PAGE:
House Averts Government Shutdown

Short-Term Measure Follows Vote on GOP’s Budget Plan ‘

Washington — Congress has approved a short-term funding measure, averting the chance of a federal government shutdown next week. But a broader battle over taxes and spending for the year is only just beginning.

The House gave final approval yesterday, in a bipartisan 318 to 109 vote, to a continuing funding resolution that outlines spending through the end of the fiscal year, Sept. 30. It assures that the government will stay open when the current funding measure expires March 27.

The House vote came a day after the Senate approved the bill. It now goes to President Obama for his signature, ending a relatively smooth and drama-free process for a Congress that has repeatedly deadlocked on spending issues. But it only covers the next six months.

Lawmakers are still debating how much to tax and spend for the years to come. Yesterday, the House also approved a budget blueprint by Paul Ryan, R-Wis., in a mostly partisan 221 to 207 vote. Ten Republicans joined House Democrats in opposing the Ryan budget measure.

Ryan’s plan calls for balancing the budget over the decade by slicing $5 trillion from future spending, including by block-granting programs for the poor and overhauling Medicare for people age 54 and younger. The plan would also incorporate $600 billion in tax hikes approved by Congress over Republican objections as part of the year-end fiscal cliff fight.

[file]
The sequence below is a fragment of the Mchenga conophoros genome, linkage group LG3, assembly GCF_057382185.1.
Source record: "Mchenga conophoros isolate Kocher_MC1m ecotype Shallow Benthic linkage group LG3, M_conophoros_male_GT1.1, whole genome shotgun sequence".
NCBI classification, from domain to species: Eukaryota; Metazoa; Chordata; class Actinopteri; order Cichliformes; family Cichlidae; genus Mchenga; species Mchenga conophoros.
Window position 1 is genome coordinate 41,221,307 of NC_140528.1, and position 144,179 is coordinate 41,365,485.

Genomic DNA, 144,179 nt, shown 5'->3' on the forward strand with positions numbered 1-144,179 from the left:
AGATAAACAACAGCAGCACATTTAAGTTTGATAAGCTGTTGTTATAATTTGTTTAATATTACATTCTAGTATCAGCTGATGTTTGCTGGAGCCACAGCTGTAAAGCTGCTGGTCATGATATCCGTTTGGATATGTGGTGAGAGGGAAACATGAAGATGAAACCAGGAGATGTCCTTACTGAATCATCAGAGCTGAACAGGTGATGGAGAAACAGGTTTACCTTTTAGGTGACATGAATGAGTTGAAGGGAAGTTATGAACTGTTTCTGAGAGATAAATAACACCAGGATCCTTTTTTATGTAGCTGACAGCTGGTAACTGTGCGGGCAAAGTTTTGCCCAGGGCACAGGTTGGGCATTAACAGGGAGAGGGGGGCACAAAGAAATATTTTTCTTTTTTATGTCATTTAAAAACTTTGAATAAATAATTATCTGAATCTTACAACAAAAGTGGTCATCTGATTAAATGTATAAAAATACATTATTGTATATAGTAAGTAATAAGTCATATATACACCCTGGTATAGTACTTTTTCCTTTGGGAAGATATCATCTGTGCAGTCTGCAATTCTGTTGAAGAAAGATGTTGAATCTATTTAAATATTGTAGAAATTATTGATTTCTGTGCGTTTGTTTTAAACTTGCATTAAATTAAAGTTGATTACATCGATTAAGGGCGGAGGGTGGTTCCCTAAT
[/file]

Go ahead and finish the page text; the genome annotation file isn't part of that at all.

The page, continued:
Conservatives had insisted that the Ryan plan lock in a balanced budget within the next 10 years. His spending proposals for the past two years took at least 30 years to bring spending into line with government revenue.

“They are sticking to the status quo — more taxing, more spending, more borrowing,” Ryan said on the House floor yesterday morning, referring to Democrats and urging passage of his plan. “This budget recognizes that concern for the poor is not measured by how much money we spend in Washington but instead how many people we get out of poverty.”

Democrats slammed Ryan’s plan as too austere — particularly its proposal to end Medicare as a guaranteed benefit for seniors. They said voters defeated that idea in the November 2012 election.

“The American people voted, and they resoundingly rejected the approach that is now taken once again, for the third year in a row, in this Republican budget,” said Rep. Chris Van Hollen, D-Md.

The Ryan proposal clashes dramatically with a budget proposal offered by Senate Democrats.

The first budget put forward by Senate Democrats in three years, the plan authored by Sen. Patty Murray, D-Wash., would raise taxes by nearly $1 trillion over the next decade in an effort to stabilize deficits. It would not balance the budget, however.

Trying to reconcile those two visions will consume Washington in the coming months, as the nation again hits the federal borrowing limit this summer, requiring congressional action to keep the country from defaulting on its spending obligations.

By making only a few changes to the automatic spending cuts, however, the budget does little to stop the furloughs of more than a million federal employees between April and the end of the fiscal year.